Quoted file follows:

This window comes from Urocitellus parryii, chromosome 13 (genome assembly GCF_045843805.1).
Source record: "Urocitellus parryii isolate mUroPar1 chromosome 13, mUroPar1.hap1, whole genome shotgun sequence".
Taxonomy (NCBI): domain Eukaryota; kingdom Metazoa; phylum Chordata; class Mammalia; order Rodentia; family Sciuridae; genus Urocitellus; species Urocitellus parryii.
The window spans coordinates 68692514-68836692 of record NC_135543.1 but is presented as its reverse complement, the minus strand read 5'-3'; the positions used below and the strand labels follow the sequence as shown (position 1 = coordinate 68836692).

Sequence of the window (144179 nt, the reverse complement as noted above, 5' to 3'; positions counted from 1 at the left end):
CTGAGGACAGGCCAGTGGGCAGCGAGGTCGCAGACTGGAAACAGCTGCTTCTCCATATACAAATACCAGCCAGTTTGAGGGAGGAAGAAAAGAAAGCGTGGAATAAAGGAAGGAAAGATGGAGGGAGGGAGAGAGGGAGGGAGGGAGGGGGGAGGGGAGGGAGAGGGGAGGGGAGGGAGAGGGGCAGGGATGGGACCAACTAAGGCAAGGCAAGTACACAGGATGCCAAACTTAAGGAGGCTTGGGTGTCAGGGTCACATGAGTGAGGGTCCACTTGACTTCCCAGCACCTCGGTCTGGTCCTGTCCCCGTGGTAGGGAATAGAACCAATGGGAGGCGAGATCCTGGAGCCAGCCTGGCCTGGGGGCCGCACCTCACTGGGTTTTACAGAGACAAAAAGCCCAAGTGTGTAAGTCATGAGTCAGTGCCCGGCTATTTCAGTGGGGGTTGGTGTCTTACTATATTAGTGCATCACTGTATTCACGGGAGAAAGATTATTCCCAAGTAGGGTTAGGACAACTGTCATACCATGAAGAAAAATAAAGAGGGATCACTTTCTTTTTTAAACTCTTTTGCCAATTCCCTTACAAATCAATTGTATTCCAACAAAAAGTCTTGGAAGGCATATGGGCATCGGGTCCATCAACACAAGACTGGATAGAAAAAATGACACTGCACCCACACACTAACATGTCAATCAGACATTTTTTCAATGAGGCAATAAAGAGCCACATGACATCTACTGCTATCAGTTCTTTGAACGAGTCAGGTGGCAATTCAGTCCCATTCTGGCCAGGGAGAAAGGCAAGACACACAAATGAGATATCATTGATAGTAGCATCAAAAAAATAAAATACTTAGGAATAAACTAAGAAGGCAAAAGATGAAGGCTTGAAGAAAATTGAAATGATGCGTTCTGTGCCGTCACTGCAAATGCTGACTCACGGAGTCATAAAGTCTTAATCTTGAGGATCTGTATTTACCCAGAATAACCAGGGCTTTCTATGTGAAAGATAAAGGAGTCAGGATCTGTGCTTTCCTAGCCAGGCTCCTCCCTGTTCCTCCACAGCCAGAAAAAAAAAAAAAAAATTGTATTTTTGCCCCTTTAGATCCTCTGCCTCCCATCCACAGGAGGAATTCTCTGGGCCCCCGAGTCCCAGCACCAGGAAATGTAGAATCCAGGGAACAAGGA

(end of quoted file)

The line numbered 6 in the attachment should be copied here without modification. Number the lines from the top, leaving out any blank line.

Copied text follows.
CTGAGGACAGGCCAGTGGGCAGCGAGGTCGCAGACTGGAAACAGCTGCTTCTCCATATACAAATACCAGCCAGTTTGAGGGAGGAAGAAAAGAAAGCGTGGAATAAAGGAAGGAAAGATGGAGGGAGGGAGAGAGGGAGGGAGGGAGGGGGGAGGGGAGGGAGAGGGGAGGGGAGGGAGAGGGGCAGGGATGGGACCAACTAAGGCAAGGCAAGTACACAGGATGCCAAACTTAAGGAGGCTTGGGTGTCAGGGTCACATGAGTGAGGGTCCACTTGACTTCCCAGCACCTCGGTCTGGTCCTGTCCCCGTGGTAGGGAATAGAACCAATGGGAGGCGAGATCCTGGAGCCAGCCTGGCCTGGGGGCCGCACCTCACTGGGTTTTACAGAGACAAAAAGCCCAAGTGTGTAAGTCATGAGTCAGTGCCCGGCTATTTCAGTGGGGGTTGGTGTCTTACTATATTAGTGCATCACTGTATTCACGGGAGAAAGATTATTCCCAAGTAGGGTTAGGACAACTGTCATACCATGAAGAAAAATAAAGAGGGATCACTTTCTTTTTTAAACTCTTTTGCCAATTCCCTTACAAATCAATTGTATTCCAACAAAAAGTCTTGGAAGGCATATGGGCATCGGGTCCATCAACACAAGACTGGATAGAAAAAATGACACTGCACCCACACACTAACATGTCAATCAGACATTTTTTCAATGAGGCAATAAAGAGCCACATGACATCTACTGCTATCAGTTCTTTGAACGAGTCAGGTGGCAATTCAGTCCCATTCTGGCCAGGGAGAAAGGCAAGACACACAAATGAGATATCATTGATAGTAGCATCAAAAAAATAAAATACTTAGGAATAAACTAAGAAGGCAAAAGATGAAGGCTTGAAGAAAATTGAAATGATGCGTTCTGTGCCGTCACTGCAAATGCTGACTCACGGAGTCATAAAGTCTTAATCTTGAGGATCTGTATTTACCCAGAATAACCAGGGCTTTCTATGTGAAAGATAAAGGAGTCAGGATCTGTGCTTTCCTAGCCAGGCTCCTCCCTGTTCCTCCACAGCCAGAAAAAAAAAAAAAAAATTGTATTTTTGCCCCTTTAGATCCTCTGCCTCCCATCCACAGGAGGAATTCTCTGGGCCCCCGAGTCCCAGCACCAGGAAATGTAGAATCCAGGGAACAAGGA